The majority of Americans support the right to conscientious objection for pharmacists, according to a survey by Baraga Interactive. The poll found that 65% of respondents supported the right of a pharmacist to refuse to dispense a drug for moral reasons. Several states, including those of California, Illinois and Washington require a pharmacist to fill any prescription that conforms to state and federal law. [CWNews on LifeSite, 19 July]
A British couple who were advised to abort their unborn child after doctors said he was severely disabled have had a baby who is not disabled. Heather O'Connor and Jamie Bramley were told by doctors at St Mary's Hospital, Manchester, that their baby had brain defects. Mr Bramley said: "They said the scan was 99% reliable and recommended abortion. We were distraught. I asked for further investigations, but the doctor said he was rarely wrong." The couple decided to go ahead with the pregnancy after seeking a second opinion at the Royal Hallamshire Hospital in Sheffield, where a professor said that he believed the child's brain was normal. [Manchester Evening News, 23 July]
Catholic bishops in Argentina have responded to bills that would allow patients to refuse treatment by reaffirming the Church's teaching on the value of life. Authorities in Rio Negro are debating whether to allow terminally ill patients to make a statement refusing medical treatment. The bishops' statement affirms that the Church opposes "medical intervention not suited to the condition of the patient" but emphasises that this does not include basic requirements such as feeding and hydrating. They said: "The fundamental worth of all human life, the dignity which springs from the fact that man is in the image and likeness of the Creator, dignity which nothing and nobody can deprive us of ... We ask our priests, religious and lay people, to give special care to the mission of evangelizing the sick, bringing them the consolation and courage of Christian faith and hope, through an encounter that is human, simple, direct and personal - that one can do in the most simple of visits." [Fides on LifeSite, 17 July]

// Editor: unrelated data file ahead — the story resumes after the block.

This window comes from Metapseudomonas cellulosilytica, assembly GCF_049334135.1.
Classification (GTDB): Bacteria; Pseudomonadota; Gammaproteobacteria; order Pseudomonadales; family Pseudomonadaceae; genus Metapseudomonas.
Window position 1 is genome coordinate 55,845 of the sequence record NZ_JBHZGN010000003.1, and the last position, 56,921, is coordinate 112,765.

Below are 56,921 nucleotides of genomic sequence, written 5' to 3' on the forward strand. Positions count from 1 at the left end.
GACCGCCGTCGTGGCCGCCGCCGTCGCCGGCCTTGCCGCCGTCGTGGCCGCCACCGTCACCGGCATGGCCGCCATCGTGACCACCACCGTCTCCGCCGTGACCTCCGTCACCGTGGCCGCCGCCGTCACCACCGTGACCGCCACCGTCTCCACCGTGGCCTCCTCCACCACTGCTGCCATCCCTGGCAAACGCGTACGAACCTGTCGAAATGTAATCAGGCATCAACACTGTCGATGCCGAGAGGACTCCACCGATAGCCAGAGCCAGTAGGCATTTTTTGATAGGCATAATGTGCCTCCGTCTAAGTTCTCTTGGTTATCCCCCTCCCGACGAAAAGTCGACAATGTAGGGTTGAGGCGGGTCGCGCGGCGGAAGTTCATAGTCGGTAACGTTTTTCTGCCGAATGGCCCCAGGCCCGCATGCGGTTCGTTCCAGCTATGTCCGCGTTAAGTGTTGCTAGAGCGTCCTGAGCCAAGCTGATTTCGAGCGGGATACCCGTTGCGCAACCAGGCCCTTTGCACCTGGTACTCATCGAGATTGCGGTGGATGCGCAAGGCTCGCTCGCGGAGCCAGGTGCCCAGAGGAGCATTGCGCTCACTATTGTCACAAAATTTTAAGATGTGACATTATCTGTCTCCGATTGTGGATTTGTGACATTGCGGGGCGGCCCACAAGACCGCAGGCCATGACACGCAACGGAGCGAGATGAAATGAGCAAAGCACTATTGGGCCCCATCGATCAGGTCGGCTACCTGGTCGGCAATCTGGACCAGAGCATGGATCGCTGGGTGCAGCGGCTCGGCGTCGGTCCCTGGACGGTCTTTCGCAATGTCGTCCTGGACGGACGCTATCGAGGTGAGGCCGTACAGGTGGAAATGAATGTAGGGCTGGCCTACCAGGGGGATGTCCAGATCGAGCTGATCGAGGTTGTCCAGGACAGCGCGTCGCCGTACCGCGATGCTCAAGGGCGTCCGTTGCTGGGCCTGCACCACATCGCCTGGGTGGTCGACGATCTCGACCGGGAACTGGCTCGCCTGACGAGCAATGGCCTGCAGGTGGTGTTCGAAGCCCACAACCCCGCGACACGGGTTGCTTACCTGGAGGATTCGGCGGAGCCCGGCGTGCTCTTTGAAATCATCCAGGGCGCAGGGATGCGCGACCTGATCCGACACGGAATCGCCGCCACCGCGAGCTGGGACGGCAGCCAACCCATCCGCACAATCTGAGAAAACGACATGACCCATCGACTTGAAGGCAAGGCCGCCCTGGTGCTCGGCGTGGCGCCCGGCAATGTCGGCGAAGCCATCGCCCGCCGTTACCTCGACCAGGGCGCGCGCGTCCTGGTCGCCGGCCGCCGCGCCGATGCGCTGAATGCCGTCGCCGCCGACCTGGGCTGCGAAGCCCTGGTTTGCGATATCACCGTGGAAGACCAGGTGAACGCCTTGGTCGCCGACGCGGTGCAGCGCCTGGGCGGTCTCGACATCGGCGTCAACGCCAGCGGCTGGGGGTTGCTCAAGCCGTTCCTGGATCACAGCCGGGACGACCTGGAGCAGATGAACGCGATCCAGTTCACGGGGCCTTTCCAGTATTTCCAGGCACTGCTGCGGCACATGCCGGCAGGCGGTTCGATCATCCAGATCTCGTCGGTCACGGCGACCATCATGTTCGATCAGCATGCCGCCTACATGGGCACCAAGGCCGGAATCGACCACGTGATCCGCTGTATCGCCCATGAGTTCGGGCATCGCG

The number of sexually transmitted infections (STIs) is continuing to rise in Britain, according to the latest figures from the Health Protection Agency. The rate of genital herpes has gone up by nine percent and chlamydia has gone up by four percent, while syphilis and gonorrhea have gone down by one percent. Overall there is a two percent rise in the diagnoses of STIs, with an especially high rate among young people and gay men. Professor Pat Troop, chief executive of the Health Protection Agency, said: "There is mixed news in these figures. Some infections now appear to be slowing down. But there is no room for complacency. The picture for young people remains particularly worrying." [BBC, 20 July]
Pro-life activists in America are defending the use of photos of aborted children in their campaigns. Giving his views on the use of graphic abortion photos at the 2007 Canadian March for Life Youth Conference in Ottawa, Fr Frank Pavone, founder of Priests for Life, said: "There is no single thing that I have seen more powerful to change people on abortion than simply showing them the pictures ... When people see what abortion does to a baby, they are stung to the heart and their consciences are awakened." Catholic bishop Fred Henry of Calgary, who is known as an outspoken pro-lifer, recently sent a letter to his parishes and Catholic schools condemning the use of graphic images, saying that "the end...does not justify the means." Pamela Sherstad, director of public information at Right To Life Michigan, which in general uses "softer" imagery in its posters and advertisements, said that the use of images of aborted children can be used as a part of a wider campaign. She said: "We use them. We have them on the website and we give a warning for people who do want to see the reality of abortion. It does tell the truth of what happens: when abortion occurs, an innocent human life is destroyed." [LifeSite, 20 July]